Mansklubben inom företagsekonomisk utbildning - En fallstudie om varför så få kvinnor fördjupar sig inom finans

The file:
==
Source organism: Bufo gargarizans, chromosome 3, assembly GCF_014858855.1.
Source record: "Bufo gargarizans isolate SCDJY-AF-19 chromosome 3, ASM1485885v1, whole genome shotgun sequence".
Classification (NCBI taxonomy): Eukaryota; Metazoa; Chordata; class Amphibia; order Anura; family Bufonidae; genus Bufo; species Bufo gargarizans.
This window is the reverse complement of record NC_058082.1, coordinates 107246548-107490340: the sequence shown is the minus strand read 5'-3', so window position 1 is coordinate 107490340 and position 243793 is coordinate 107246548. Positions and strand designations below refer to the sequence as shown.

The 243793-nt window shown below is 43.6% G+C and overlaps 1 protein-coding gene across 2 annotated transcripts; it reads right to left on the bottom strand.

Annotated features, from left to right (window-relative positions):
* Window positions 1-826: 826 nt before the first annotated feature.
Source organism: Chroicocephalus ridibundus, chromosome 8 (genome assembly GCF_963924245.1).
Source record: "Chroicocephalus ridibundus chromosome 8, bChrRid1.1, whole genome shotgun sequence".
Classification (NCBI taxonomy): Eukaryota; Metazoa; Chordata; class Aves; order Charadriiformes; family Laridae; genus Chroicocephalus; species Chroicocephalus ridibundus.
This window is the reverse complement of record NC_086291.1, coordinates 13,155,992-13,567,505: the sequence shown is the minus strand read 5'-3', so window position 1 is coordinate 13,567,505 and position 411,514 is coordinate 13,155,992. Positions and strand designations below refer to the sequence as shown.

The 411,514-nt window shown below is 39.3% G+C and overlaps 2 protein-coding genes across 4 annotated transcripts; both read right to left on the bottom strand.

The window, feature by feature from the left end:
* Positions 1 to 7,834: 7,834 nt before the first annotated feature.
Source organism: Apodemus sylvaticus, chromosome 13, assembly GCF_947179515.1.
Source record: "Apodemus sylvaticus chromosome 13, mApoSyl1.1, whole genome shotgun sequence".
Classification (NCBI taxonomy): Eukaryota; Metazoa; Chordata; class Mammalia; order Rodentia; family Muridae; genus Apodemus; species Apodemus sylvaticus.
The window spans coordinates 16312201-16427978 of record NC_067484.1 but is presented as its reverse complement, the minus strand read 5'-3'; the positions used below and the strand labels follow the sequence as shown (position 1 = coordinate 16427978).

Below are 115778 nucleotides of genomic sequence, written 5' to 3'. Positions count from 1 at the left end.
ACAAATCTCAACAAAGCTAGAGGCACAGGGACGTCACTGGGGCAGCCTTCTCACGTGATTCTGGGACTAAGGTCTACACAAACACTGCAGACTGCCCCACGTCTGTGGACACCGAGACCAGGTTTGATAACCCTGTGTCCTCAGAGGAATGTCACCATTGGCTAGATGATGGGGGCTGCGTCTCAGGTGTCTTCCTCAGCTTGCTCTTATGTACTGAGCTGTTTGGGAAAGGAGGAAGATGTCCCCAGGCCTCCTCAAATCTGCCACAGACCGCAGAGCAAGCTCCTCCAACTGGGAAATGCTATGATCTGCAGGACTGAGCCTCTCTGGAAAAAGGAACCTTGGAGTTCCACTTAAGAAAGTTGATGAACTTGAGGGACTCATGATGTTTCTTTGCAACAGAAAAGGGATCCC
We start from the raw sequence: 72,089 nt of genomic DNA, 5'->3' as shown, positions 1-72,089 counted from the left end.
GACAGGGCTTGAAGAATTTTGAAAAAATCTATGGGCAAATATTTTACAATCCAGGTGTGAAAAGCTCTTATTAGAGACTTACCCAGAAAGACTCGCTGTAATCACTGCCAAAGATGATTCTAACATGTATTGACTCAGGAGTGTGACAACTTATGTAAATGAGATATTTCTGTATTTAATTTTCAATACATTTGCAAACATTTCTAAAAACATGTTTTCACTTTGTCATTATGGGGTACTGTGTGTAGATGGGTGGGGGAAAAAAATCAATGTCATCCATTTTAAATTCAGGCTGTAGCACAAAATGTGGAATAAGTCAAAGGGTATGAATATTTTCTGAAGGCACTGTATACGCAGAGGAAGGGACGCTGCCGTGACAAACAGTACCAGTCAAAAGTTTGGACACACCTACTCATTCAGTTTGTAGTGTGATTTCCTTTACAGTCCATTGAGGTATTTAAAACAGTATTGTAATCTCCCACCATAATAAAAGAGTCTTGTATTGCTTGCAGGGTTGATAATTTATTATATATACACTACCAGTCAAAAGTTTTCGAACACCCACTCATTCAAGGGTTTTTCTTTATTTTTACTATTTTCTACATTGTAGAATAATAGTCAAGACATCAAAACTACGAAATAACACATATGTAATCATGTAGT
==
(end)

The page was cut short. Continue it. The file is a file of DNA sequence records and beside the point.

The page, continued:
Sammanfattning: Gender balance within the business administration field at university level is an area that has gained increased attention in the last decade. As gender balance contributes positively to the scientific and educational achievements within all disciplines, many studies have tried to understand the decision-making processes of students when selecting a business specialisation. However, little attention has been devoted to the finance discipline although there is a remaining gender imbalance within the field at higher-level economic studies. This thesis was performed as a qualitative case study and is based on interviews with second-year bachelor students facing their choice of specialisation at the Stockholm School of Economics. Through an application of the Theory of Reasoned Action (TRA), this study aims to examine factors that influence female business students' intentions to choose a specialisation. Furthermore, the study examines whether an understanding of female students' decision-making processes helps explain why so few women choose to specialise in the finance discipline. The empirical findings reveal genuine interest to be the most significant factor that affects female students when choosing a specialisation. Moreover, the study shows that contextual factors, gender norms and the social image of the finance profession have an impact on female students' intention to choose the finance specialisation. Following the empirical results, the study suggests an expansion of the theoretical framework in order to incorporate all factors that are found to influence business students' decision-making processes when choosing a specialisation.
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